Now the cautiousness has worn off a little, I've returned to my normal, faster, more efficient method of driving, and I've already gotten two speeding tickets since I started driving Parker. In fact, the second officer to pull me over felt it necessary to inform me that the most common cars pulled over by his officers were Toyota Camrys and Honda Accords, like Parker, because apparently they run so smoothly that people don't realize how fast they're going. Hmmm, but was he going to let me use this as an excuse? Heavens no. $260 ticket, signed and binding. All of you in Millard County out there, it's poor Accord and Camry owners like me that are paying for the frivolous expenses of your country leadership. I hope you feel good about that.

Anyway, while my driving style hasn't changed, there is definitely less of a sense of fun when driving Parker. It's much more sophisticated and responsible. I notice every scratch, every crumb, every noise. I feel like I have to up my game for Parker, he is a car deserving of NPR and nighttime Jazz. He represents a transition to a more grown-up and sophisticated phase in my life. It's sad to see the fun driving days end, but at the same time I enjoy my morning commutes with the Diane Rehm Show and evening commutes with All Things Considered. Besides, this new phase of life calls for different types of thrill-seeking and rebellion, and Parker won't be a part of it.

Tuesday, October 6, 2009

Be Still a Man

Life since Europe has been an absolute whirlwind of school and work (I thought this was a perfect representation of the uniqueness of being a Philosophy major at BYU - two books laying on my bookshelf - very different reads.) Anyway, it got to the point where I was barely sleeping...and when I was asleep I was dreaming of forgetting things at work or missing class and bothering my roommate by apparently snoring like a bear and mumbling to myself during the night. None of these things are signs indicating a restful night's sleep, or good mental health for that matter. Anyway, life was insanely busy so I decided to take this last weekend and chill for a little while by joining my family at Lake Powell.

I was looking forward to getting away from all the couples and relationship garbage that is thrown in our faces down in Provo, but, what was one of the first things I heard after arriving on the houseboat with my family? A girl that I used to babysit (she and her family were in Lake Powell with us) was telling people about her boyfriend of 8 months! Yikes, so much for that.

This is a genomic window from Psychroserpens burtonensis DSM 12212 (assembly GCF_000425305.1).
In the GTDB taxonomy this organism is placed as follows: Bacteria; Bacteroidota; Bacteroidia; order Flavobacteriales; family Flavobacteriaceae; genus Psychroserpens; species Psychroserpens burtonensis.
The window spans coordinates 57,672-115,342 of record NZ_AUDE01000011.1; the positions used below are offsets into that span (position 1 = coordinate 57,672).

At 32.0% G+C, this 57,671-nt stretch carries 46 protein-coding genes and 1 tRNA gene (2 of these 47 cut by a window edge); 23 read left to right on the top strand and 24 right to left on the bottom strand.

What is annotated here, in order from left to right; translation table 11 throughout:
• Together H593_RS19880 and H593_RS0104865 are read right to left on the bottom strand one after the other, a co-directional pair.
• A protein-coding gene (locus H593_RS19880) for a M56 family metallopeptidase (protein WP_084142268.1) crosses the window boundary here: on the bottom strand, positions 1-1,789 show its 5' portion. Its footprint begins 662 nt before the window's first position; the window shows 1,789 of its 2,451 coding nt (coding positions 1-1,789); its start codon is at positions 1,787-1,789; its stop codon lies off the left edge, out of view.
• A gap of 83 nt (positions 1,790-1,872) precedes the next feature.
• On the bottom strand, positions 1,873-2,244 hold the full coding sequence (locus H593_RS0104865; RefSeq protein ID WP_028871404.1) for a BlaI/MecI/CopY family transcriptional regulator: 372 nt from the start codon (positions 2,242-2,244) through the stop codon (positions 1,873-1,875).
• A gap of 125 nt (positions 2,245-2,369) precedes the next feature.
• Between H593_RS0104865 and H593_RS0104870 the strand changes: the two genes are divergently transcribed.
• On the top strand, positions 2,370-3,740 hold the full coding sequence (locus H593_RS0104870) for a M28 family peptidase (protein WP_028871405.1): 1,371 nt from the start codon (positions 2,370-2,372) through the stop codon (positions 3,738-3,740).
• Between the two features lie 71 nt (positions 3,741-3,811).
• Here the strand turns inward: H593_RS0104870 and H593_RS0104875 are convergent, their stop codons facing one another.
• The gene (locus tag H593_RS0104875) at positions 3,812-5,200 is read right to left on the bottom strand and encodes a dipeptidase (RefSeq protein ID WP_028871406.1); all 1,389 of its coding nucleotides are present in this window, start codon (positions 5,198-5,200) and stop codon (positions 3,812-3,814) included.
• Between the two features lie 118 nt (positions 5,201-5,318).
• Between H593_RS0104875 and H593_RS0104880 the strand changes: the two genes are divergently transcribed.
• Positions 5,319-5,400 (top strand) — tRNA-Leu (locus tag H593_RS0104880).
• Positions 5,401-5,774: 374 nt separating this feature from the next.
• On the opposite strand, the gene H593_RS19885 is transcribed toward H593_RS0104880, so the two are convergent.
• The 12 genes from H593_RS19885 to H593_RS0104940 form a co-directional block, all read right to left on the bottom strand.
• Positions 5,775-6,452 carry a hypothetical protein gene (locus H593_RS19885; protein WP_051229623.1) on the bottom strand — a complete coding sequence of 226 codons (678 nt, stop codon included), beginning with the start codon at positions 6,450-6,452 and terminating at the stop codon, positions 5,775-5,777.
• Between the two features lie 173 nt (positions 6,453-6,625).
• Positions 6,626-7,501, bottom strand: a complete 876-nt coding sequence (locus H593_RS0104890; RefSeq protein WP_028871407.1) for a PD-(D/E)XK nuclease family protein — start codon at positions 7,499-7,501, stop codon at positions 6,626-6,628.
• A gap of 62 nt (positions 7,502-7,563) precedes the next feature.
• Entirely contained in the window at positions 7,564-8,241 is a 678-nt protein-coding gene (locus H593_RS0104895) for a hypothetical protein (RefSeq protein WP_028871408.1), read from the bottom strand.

I was looking forward to getting some much needed sun - it was cloudy and too cold for a swimsuit most of the time.

I was looking forward to eating more balanced meals instead of the junk I have in my apartment. However, my two greatest food nemeses won out at Lake Powell - I basically lived on Cheetos and chocolate covered raisins, with a few glasses of chocolate milk thrown in for good measure.

I was looking forward to a few days without worrying about messing anything up - no stress or obligations or expectations to maintain. Well - the very first day I got roped into a game of California speed, the epitome of stressful, and managed to lose - killing what had been a 3-year winning streak in the game.

I was looking forward to being out of the reach of email, so I wouldn't have to think about work for a few days. However, whenever we went out into Padre Bay, my phone would randomly get service for seconds here and there...just enough time to download the emails to my phone with their subject lines and the first couple words of the email body - but not enough to show the whole email. So I kept looking at the emails, trying to figure out what they said, and wondering the whole time what was going on and what I was missing.

However, despite the fact that the trip didn't quite go as planned, it was marvelous. It was a great break from the stress of daily life, and it allowed me to re-evaluate my priorities. There were certainly some unexpected difficulties but I realized I hadn't spend that much time talking to and enjoy the company of people I really liked in what felt like forever. I realized I had checked out of a lot of things that were really important to get too involved in work, and especially school. I think this idea is best summed up in something I read from David Hume, he was speaking about and to Philosophers specifically, but I think it applies to any profession or preoccupation that gets in the way of what's important. "Be a philosopher, but amidst all your philosophy, be still a man." So that is my plan...to be still a human being, amidst school, work, school and work...and more school and more work.